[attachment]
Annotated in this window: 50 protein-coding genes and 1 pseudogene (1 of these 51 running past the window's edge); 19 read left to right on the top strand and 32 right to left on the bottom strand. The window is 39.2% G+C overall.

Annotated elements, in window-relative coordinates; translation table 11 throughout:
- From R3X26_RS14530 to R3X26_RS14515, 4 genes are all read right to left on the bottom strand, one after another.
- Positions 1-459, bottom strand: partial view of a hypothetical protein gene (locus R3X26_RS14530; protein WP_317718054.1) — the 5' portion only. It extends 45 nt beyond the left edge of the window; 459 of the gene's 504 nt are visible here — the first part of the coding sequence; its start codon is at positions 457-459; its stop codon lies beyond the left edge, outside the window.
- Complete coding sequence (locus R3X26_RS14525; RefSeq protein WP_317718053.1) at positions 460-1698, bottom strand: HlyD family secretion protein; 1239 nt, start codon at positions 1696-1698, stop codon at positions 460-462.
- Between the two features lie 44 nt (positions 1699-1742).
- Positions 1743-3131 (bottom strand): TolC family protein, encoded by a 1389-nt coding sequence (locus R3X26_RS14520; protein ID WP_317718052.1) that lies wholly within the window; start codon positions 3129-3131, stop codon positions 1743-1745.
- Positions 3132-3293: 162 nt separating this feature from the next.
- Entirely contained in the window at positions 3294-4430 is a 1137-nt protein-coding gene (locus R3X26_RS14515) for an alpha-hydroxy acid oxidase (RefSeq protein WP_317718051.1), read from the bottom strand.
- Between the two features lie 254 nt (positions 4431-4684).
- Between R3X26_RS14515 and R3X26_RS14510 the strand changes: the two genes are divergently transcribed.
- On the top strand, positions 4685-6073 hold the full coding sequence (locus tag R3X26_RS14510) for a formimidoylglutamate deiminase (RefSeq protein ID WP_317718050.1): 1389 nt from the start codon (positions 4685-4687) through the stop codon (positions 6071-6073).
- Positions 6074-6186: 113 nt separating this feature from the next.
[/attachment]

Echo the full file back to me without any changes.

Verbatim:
Annotated in this window: 50 protein-coding genes and 1 pseudogene (1 of these 51 running past the window's edge); 19 read left to right on the top strand and 32 right to left on the bottom strand. The window is 39.2% G+C overall.

Annotated elements, in window-relative coordinates; translation table 11 throughout:
- From R3X26_RS14530 to R3X26_RS14515, 4 genes are all read right to left on the bottom strand, one after another.
- Positions 1-459, bottom strand: partial view of a hypothetical protein gene (locus R3X26_RS14530; protein WP_317718054.1) — the 5' portion only. It extends 45 nt beyond the left edge of the window; 459 of the gene's 504 nt are visible here — the first part of the coding sequence; its start codon is at positions 457-459; its stop codon lies beyond the left edge, outside the window.
- Complete coding sequence (locus R3X26_RS14525; RefSeq protein WP_317718053.1) at positions 460-1698, bottom strand: HlyD family secretion protein; 1239 nt, start codon at positions 1696-1698, stop codon at positions 460-462.
- Between the two features lie 44 nt (positions 1699-1742).
- Positions 1743-3131 (bottom strand): TolC family protein, encoded by a 1389-nt coding sequence (locus R3X26_RS14520; protein ID WP_317718052.1) that lies wholly within the window; start codon positions 3129-3131, stop codon positions 1743-1745.
- Positions 3132-3293: 162 nt separating this feature from the next.
- Entirely contained in the window at positions 3294-4430 is a 1137-nt protein-coding gene (locus R3X26_RS14515) for an alpha-hydroxy acid oxidase (RefSeq protein WP_317718051.1), read from the bottom strand.
- Between the two features lie 254 nt (positions 4431-4684).
- Between R3X26_RS14515 and R3X26_RS14510 the strand changes: the two genes are divergently transcribed.
- On the top strand, positions 4685-6073 hold the full coding sequence (locus tag R3X26_RS14510) for a formimidoylglutamate deiminase (RefSeq protein ID WP_317718050.1): 1389 nt from the start codon (positions 4685-4687) through the stop codon (positions 6071-6073).
- Positions 6074-6186: 113 nt separating this feature from the next.